Eric Alterman's New Yorker piece on the future of the newspaper business appears at first to be nothing more than the 800,000th story on the imminent demise of print media. But along the way, Alterman makes a bunch of interesting observations, and his essay is very much worth reading. In the central section of the article, Alterman contrasts the ideas of Walter Lippman and John Dewey thusly: Dewey did not dispute Lippmann’s contention regarding journalism’s flaws or the public’s vulnerability to manipulation. But Dewey thought that Lippmann’s cure was worse than the disease.
The Clinton campaign has been mocked for it's continuing attempt to find new metrics in which Clinton actually leads Obama. So, predictably, Evan Bayh's discovery that Clinton was ahead in electoral votes from states won drew widespread scorn. Someone at DailyKos, however, has found other ways in which Clinton leads. Some excerpts: Total number of Commonwealths CLINTON: 1 (Massachusetts) OBAMA: 1 (Virginia) Here the race is neck and neck, but Clinton is expected to take Pennsylvania.
The New Yorker's David Owen has done a service to his country by penning a piece in this week's Money Issue called 'Penny Dreadful.' What would happen, Owen asks, if we simply got rid of pennies? Nothing too terrible, apparently: Even if retailers consistently fudged in their own favor, rounding’s impact on individual consumers today would be imperceptible. For one thing, rounding would apply only to the final five cents, no matter how high the price: a $1.98 purchase would be rounded up two cents; so would a $1001.98 purchase. Americans have taken this sort of thing in stride for years.
If you want to see a perfect example of the media's decided-upon narrative shaping election coverage, look no further than Hillary Clinton's story about landing under sniper fire in Bosnia in 1996. From the Saturday WaPo (page A05): Hillary Clinton has been regaling supporters on the campaign trail with hair-raising tales of a trip she made to Bosnia in March 1996.
Remember when John McCain, on a recent trip to the Middle East, said that Shiite Iran was supporting Al Qaeda? And remember when Joe Lieberman whispered a correction into his ear? Well, according to The Weekly Standard, McCain has more to apologize for: McCain was right and shouldn't have taken Lieberman's cue; there is a long trail of evidence pointing to Iranian cooperation with al Qaeda. And this evidence has been documented by the very same media that have indicted McCain for pointing out the connection.
Yes, it's only one poll (and a Rasmussen poll at that), but Democrats cannot be happy to learn that McCain now leads Obama by seven and Clinton by ten in hypothetical match-ups. The Clinton campaign is probably right in assuming that the only way they can win the nomination is to destroy Obama's electability argument with superdelegates. The obvious problem is that intense campaigning and attacks may hurt her popularity, too. But the Clintonites should be wary of Drudge headlines like "McCain now leads by double-digits" for another reason.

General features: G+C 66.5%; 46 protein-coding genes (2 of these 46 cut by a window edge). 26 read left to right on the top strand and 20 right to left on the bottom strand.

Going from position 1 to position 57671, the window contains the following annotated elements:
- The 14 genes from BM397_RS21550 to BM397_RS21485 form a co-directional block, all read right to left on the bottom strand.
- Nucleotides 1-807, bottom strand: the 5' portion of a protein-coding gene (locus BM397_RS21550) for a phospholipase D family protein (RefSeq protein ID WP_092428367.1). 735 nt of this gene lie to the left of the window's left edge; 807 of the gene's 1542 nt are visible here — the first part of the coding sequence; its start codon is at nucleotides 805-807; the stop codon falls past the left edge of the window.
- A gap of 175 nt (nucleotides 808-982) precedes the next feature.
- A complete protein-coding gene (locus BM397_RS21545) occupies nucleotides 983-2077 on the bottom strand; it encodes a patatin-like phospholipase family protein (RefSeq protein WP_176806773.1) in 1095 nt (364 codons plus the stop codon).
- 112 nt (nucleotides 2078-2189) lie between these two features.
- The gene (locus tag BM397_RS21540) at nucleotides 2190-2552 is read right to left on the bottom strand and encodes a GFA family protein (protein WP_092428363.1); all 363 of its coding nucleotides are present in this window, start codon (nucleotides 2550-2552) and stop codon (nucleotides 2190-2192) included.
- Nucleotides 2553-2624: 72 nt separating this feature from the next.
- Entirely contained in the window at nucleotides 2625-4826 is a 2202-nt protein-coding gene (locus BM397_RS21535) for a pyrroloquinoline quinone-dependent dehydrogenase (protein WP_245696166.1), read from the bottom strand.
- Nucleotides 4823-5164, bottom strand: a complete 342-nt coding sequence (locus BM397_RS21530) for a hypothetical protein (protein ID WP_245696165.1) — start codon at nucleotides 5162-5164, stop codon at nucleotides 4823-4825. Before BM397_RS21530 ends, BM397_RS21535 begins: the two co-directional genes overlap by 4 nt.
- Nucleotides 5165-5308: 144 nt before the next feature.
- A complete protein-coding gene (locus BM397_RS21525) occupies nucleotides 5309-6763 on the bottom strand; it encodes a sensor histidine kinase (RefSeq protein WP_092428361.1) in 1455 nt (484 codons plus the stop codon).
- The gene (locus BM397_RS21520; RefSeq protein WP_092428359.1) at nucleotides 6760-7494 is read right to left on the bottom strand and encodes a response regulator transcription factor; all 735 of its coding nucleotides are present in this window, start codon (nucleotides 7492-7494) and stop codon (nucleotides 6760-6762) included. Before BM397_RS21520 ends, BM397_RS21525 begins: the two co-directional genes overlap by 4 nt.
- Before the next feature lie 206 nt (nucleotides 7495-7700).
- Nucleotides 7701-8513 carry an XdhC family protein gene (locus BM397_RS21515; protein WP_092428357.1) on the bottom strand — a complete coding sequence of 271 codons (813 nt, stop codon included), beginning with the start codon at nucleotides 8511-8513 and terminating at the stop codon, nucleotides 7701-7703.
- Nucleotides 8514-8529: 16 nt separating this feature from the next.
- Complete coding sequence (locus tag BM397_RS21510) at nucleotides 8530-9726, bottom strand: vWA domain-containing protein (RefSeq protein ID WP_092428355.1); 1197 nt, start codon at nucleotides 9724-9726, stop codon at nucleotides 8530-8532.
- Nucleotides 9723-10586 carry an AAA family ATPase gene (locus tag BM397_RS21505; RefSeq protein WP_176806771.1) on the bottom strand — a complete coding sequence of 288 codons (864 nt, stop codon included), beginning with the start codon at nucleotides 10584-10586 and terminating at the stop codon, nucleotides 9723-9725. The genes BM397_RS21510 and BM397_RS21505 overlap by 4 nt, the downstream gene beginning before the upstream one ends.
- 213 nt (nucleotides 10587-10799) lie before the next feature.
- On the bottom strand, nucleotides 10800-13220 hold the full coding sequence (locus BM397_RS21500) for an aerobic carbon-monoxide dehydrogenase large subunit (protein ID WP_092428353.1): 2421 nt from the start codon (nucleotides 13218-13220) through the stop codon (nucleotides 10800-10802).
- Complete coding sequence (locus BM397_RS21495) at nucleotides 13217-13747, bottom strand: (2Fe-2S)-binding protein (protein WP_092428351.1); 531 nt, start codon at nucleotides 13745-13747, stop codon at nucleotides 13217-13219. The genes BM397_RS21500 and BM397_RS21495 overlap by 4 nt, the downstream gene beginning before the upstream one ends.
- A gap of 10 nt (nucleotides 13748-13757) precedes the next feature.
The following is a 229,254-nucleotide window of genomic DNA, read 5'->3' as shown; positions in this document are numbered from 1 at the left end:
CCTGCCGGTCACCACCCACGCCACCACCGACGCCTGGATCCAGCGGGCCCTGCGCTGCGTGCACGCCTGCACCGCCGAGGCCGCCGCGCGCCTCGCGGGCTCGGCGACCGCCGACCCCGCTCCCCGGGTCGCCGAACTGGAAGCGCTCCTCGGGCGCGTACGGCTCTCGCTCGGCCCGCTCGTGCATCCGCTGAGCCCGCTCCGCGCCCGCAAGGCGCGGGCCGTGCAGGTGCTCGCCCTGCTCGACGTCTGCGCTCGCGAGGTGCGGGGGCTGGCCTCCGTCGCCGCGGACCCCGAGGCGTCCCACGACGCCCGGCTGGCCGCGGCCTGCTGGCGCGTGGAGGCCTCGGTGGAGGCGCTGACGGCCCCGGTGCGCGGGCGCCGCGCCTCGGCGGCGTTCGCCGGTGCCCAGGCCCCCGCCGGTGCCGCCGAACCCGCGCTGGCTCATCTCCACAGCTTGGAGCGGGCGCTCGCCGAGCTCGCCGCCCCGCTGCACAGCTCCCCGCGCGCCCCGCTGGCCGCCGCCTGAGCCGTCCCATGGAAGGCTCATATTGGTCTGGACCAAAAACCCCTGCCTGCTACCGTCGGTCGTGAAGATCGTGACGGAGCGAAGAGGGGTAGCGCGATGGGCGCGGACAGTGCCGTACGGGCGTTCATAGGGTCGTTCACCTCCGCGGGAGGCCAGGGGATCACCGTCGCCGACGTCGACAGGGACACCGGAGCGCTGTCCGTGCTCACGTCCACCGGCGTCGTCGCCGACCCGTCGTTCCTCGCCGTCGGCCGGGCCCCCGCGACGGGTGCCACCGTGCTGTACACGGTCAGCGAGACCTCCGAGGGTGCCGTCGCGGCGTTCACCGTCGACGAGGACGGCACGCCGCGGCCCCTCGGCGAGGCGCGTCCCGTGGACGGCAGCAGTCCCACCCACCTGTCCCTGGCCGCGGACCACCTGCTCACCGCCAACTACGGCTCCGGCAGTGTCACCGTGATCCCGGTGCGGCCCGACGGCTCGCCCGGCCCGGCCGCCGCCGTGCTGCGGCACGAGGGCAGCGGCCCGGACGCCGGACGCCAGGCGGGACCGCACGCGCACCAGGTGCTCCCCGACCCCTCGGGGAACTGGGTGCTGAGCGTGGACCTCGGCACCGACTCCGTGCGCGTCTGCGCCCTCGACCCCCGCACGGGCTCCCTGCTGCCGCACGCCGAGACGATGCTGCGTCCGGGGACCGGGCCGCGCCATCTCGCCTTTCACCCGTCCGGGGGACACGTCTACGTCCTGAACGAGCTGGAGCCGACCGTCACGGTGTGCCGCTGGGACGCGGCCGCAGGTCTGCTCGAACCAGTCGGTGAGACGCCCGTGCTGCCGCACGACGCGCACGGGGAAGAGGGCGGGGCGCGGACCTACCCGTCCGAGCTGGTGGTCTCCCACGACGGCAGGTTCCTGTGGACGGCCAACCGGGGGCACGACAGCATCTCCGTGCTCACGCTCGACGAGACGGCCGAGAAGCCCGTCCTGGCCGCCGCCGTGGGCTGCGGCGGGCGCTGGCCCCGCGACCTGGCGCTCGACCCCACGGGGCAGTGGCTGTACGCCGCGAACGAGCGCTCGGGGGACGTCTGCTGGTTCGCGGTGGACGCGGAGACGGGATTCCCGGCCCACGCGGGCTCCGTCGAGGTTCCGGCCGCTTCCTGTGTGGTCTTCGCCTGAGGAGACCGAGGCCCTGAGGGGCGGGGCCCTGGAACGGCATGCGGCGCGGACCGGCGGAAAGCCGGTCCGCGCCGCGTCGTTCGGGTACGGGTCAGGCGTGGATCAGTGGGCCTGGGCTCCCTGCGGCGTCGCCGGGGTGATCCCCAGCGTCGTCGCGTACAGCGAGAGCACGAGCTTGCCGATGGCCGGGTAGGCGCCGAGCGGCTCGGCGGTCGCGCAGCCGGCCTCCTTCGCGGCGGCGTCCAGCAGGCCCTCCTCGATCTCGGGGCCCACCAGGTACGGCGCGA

Anthony Minghella, the ridiculously talented writer and director, died suddenly today of a brain hemorrhage. The news was sudden and shocking; Minghella had been busy finishing his latest movie, an adaptation of No 1 Ladies Detective Agency. Minghella had a remarkable career in the film industry, where he won an Academy Award for his beautiful direction of The English Patient. His gifts as a writer were equally impressive--he not only wrote The English Patient, but also penned the screenplay for his excellent adaptation of Patricia Highsmith's The Talented Mr.
Barack Obama picked up another superdelegate vote today, courtesy of Margie Gavin Woods' endorsement. Woods is the Minority Leader of the Will County Board in Illinois, for those of you wondering how powerful you have to be to help decide this election. According to NBC News, Obama has gained 48 superdelegates since February 5th and Clinton has gained zero. Perhaps the Clinton campaign has 50 superdelegates in its back pocket, and is waiting for the right time to announce the news (after a big PA win, perhaps).
Mark Halperin has the outlines of a plan currently under discussion for seating the Michigan and Florida delegations. Florida would be seated with half a vote each (netting Clinton 19 delegates) and Michigan would be split 50-50. According to Halperin, Clinton and the DNC would be happy with the proposal but Obama might not be. Call me crazy, but isn't this a fantastic deal for Obama? He puts the Florida and Michigan results behind him, and assures that he goes into the convention with a 125 pledged delegate lead. Moreover, there is no possible Clinton momentum from re-scheduled primaries.
It is perhaps bad form to have two sports-related posts in a row, but tonight the Houston Rockets accomplished something that has only happened twice before in NBA history: They won their 20th straight game. To win twenty games in today's NBA is no joke (there are a lot of very good teams, espcially in the Rockets' own Western Conference), but this streak is noteable for other reasons. About two weeks ago, the Rockets' second best player, Yao Ming, went down with a season-ending foot injury.